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NEW Honours Political Science Specialization in Global Citizenship

This specialization is designed to prepare students for their roles as citizens within a globalized world. It examines global citizenship in relation to some of the main challenges faced by contemporary politics. Students will use various perspectives to explore citizenship, democracy, human rights, north-south relations, economic justice and human security.

Hons.B.A.NEW Honours Political Science Specialization in Global Citizenship

This specialization is designed to prepare students for their roles as citizens within a globalized world. It examines global citizenship in relation to some of the main challenges faced by contemporary politics. Students will use various perspectives to explore citizenship, democracy, human rights, north-south relations, economic justice and human security.

Citizenship is most commonly understood in national terms. While there are established philosophical and legal traditions that underpin the meaning of “Canadian citizenship” or “American citizenship,” what does it mean to speak of “global citizenship”? This program critically assesses global citizenship in relationship to some of the main challenges of contemporary politics, including refugee movements, global climate change, corporate responsibility, ethnic conflict, humanitarian interventions, global poverty, and advances in communication technologies. By the end of the program students will have gained an understanding of these issues and debates with the aim of showing how they can enact themselves as global citizens

Level 1

  • POLSCI 1AA3
  • POLSCI 1AB3
  • GLOBALZN 1A03

Level 2

  • POLSCI 2I03
  • POLSCI 2J03
  • POLSCI 2O06 A/B
  • POLSCI 2D03 or POLSCI 2M03
  • POLSCI 2NN3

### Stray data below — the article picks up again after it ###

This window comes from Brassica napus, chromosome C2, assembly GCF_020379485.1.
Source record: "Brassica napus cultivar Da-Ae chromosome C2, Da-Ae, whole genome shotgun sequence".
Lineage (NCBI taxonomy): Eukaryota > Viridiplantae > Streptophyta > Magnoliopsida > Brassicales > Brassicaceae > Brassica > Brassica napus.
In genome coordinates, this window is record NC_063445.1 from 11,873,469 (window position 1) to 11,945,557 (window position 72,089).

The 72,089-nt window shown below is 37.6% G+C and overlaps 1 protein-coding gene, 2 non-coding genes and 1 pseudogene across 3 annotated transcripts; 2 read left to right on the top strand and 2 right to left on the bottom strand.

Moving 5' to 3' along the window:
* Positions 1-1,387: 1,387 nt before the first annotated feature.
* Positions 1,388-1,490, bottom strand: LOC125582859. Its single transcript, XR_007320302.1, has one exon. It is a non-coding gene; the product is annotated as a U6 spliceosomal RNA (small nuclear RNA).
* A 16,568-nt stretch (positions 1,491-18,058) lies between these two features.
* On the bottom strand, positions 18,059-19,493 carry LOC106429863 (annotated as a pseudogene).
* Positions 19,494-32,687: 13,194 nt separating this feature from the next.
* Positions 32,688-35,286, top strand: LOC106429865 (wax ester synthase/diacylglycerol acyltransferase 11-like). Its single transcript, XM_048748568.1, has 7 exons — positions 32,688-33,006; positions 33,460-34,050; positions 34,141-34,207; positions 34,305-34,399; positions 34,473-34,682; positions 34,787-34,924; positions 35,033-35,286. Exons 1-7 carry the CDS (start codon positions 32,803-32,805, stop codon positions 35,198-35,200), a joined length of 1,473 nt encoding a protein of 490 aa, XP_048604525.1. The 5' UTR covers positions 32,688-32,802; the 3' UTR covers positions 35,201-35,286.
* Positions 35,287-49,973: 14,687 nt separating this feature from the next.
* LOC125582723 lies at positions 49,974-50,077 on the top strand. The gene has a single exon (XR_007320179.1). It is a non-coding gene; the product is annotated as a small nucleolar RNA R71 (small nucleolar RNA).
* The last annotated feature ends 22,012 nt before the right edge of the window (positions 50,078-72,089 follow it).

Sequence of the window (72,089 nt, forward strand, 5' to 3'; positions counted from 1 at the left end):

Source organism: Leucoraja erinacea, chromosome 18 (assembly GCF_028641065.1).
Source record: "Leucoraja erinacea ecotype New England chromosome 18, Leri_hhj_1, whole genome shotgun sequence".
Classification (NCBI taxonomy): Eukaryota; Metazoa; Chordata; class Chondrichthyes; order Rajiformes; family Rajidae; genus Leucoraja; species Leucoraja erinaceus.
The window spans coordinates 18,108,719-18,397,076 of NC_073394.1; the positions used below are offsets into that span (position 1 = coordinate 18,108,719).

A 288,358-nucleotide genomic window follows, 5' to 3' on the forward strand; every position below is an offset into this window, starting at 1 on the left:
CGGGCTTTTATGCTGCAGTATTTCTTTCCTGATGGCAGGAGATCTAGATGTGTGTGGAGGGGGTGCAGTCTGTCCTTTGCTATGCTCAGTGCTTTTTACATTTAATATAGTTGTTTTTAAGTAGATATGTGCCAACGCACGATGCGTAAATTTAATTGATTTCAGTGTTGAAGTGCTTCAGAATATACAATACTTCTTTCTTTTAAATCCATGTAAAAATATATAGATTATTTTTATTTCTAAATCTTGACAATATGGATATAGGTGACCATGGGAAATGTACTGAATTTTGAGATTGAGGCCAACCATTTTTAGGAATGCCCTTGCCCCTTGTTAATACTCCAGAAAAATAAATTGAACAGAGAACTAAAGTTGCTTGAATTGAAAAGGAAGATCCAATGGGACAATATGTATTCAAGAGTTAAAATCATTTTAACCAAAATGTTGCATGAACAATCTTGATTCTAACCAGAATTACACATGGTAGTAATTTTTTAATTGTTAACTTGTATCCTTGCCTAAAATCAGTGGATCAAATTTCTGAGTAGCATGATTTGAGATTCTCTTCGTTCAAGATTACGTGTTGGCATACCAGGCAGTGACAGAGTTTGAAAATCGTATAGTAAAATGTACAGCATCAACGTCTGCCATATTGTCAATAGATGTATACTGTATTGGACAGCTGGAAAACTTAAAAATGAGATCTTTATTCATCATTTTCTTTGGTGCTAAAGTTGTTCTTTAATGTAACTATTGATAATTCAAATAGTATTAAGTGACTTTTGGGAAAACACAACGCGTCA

Level 3

  • POLSCI 3NN3

Level 3 Global Citizenship Experiential Requirement

An important element of the Global Citizenship specialization is experiential engagement with global issues in the third year of your program. You will do this either by studying abroad for one or two terms or undertaking a placement with a group or organisation working on global issues. The two options are outlined below.

1. Term(s) Abroad

Spend either one or two terms abroad studying courses that align with our third year global citizenship course list.

Process:
Financing
Common Universities

McMaster has a large number of exchange agreements with other universities. Some are open to all universities while others are limited to particular faculties. The universities that our students have most often attended are:

  • Australia / New Zealand – University of Adelaide, University of Auckland
  • UK – Sheffield, Warwick, Bristol, Durham, Leeds, Newcastle
  • Ireland – Limerick, Maynooth
  • France – Science Po Lille, Jean Moulin Lyon 3
  • Netherlands VU Amsterdam, University of Amsterdam

Other possibilities worth exploring:

  • Hebrew University of Jerusalem
  • Osaka University
  • University of Trento

For students who decide to do a single term exchange, 9 units from the Global Citizenship Level III Course List are required to be completed.

2. Global Citizenship Placement

An alternative to a term abroad is placement with a group or organization working on a global citizenship issue. This could include groups working on development issues, refugees and settlement, peace and security, climate change, international solidarity of various forms. The placement can take a wide variety of forms. It might involve working on a specific project for a local organisation, volunteering for an organisation, an intensive summer course or even an executive role with McMaster’s Model UN. Most placements would involve 40-80 hours of work and a final reflection paper on the experience. Students will receive 3 units of academic credit in POLSCI 3WP3 (Working in Politics) and will be required to complete an additional 15 units from the Global Citizenship Level III Course List. 

This experience is largely self-directed which means that students take a leadership role in identifying a potential partner and placing their experience in the context of the theme of Global Citizenship. Students will receive guidance from the Department and Office of Experiential Education.

Level 4

  • POLSCI 4GC3
  • 9 units from the Global Citizenship Level IV Course List

Global Citizenship Level III Course List

  • POLSCI 3C03 - Government and Politics of Indigenous People